I’m going to make a confession. I don’t think Redwall is the book that made me fall in love with reading. Really, I don’t think I can remember which book made me fall in love with reading, nor do I know whether any book did. Just as I can’t remember when I learned to walk or when I first became aware of my own heartbeat, I can’t remember the book that made me a reader.
Reading is and always has been a critical part of the rhythm of my life. I tried to write a book in 2nd grade (about our cat, Extra). In 3rd grade, I made molasses candy in the snow with my sister, an idea we’d cribbed from another childhood favorite, Little House on The Prairie. I will never forget the joy of watching that slug of brown viscosity harden into dazzling candies.
The pains of growing up–and sisterhood–were refracted in Beverly Cleary’s seminal series, Ramona Quimby. I sailed across A Wrinkle In Time on the backs of Madeline L’Engle’s prose. I motored around with the irrepressible Toad in A Wind in the Willows and burrowed with Badger. There was Matilda and The BFG and James and the Giant Peach, full of word play and inventive humor. These also included vaguely threatening adults I recognized, dimly, as representative of a clamorous and confusing grown-up world that would soon encroach on me.
But Redwall was something different, largely because I discovered the series during a family sabbatical in Paris.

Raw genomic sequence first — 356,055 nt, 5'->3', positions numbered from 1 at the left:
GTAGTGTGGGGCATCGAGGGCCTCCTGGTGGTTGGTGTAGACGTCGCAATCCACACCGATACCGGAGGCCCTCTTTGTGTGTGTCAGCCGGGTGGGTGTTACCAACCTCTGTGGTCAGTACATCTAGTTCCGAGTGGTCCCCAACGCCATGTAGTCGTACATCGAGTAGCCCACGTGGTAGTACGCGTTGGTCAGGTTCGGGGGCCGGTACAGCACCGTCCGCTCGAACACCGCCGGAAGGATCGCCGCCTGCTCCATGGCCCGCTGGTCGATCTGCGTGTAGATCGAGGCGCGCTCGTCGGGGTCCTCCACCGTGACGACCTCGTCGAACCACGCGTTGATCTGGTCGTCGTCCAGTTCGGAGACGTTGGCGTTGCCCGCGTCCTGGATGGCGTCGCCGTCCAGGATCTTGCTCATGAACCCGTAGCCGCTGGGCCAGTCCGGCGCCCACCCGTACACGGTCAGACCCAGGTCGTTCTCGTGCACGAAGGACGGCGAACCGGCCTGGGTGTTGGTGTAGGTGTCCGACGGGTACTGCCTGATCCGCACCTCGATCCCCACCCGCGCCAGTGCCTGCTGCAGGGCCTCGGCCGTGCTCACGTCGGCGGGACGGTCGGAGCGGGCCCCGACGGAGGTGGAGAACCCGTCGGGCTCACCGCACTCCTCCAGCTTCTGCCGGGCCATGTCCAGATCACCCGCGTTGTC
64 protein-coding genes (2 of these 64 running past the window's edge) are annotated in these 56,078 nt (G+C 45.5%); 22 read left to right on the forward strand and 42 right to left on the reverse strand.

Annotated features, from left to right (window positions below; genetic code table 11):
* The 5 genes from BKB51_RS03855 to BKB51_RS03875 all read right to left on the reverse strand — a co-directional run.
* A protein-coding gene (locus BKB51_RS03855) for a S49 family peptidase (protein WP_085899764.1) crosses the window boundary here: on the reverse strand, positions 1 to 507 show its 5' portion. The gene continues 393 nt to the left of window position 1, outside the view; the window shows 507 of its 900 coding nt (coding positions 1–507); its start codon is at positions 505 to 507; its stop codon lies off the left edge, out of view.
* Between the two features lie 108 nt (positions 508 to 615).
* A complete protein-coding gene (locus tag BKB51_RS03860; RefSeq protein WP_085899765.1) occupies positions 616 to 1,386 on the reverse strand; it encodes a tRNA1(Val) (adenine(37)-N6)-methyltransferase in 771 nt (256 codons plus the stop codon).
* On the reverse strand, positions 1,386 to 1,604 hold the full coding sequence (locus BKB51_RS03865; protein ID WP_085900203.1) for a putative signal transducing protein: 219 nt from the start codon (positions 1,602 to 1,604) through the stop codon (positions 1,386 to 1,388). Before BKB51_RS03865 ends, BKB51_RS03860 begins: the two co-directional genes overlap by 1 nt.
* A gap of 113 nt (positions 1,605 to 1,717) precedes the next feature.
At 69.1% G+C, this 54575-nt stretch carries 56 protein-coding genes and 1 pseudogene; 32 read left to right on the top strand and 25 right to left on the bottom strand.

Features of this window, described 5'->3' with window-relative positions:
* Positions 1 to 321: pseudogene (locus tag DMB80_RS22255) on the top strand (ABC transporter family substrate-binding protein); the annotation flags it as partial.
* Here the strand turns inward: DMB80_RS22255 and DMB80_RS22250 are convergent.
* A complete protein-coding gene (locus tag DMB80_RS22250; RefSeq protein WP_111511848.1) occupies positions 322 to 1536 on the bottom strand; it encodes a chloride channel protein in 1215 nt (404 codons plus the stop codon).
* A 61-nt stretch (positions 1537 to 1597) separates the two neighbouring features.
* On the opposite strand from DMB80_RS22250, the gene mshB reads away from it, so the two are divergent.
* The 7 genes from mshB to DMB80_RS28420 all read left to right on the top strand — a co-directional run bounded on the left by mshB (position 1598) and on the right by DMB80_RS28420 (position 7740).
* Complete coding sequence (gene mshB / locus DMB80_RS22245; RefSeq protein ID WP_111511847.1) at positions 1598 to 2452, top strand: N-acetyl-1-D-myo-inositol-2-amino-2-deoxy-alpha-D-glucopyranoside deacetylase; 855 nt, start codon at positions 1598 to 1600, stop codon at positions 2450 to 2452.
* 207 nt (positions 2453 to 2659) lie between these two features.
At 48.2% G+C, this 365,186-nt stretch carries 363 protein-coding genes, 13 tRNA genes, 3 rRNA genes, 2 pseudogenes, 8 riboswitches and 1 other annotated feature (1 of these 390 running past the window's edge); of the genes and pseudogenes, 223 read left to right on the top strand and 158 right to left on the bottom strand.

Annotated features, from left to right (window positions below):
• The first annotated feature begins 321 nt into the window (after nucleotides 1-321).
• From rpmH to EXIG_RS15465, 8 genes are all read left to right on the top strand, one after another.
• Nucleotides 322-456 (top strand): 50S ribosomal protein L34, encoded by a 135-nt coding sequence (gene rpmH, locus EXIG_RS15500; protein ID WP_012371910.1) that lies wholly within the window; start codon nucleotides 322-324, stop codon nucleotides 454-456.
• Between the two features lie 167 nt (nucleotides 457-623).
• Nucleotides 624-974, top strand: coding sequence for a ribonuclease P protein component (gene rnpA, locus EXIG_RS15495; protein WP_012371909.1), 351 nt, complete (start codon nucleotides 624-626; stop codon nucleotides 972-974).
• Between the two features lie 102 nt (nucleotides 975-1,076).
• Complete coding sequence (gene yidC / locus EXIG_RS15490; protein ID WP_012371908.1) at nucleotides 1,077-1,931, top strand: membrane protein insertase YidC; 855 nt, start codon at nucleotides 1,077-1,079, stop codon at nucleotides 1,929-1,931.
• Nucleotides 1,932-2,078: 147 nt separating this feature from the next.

I moved not speaking a word of French, from a leafy suburb into the throbbing, middle-class heart of one of the world’s most famous cities. I was nine years old and had not a single friend. In school I sat, numb and uncomprehending, while my classmates chattered in a language of gibberish.
I sank into Redwall as if it was a physical blanket, a barrier world that would keep me protected from the bewildering pace and language of that foreign city, with its unfamiliar streets and social codes, its fashions and its stinky cheeses, its cliques and established routines. I wrote fan fiction that imagined Matthias facing new challenges and shameless rip-offs that introduced a new set of mice in a different abbey. It’s fitting that as the world around me blew up–as I discovered how vast and multitudinous the world really looked–I found comfort in a mouse-sized kingdom: it was as if I could funnel myself down into the pages, and shut myself up inside of them, and be safe.
I ended up loving Paris, in the end. I learned the language. My sister and I ditched years of hard-hitting feuding and became the best friends we are today. To this day, I love Parisian style, stinky cheeses, and the rhythm of the Paris streets. Many of my closest friends are French.
But for a time, Redwall gave me more than simply distraction, or entertainment, or even comfort. In a big foreign city that spoke in a language I couldn’t understand, Redwall spoke directly to me, and called me home.
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Open to residents of the United States.
Running until June 27, 2016 at 9:00am EST.
“These Words Matter” is a guest contribution segment. Learn more here.
Author: Lauren Oliver
Lauren Oliver is the author of the YA bestselling novels Before I Fall, Panic and Vanishing Girls, and the Delirium trilogy (which has been translated into more than 30 languages and are New York Times and international bestselling novels). She is also the author of novels for middle grade readers, and has written one novel for adults. A graduate of the University of Chicago and NYU’s MFA program, Lauren Oliver is also the cofounder of the boutique literary development company Paper Lantern Lit.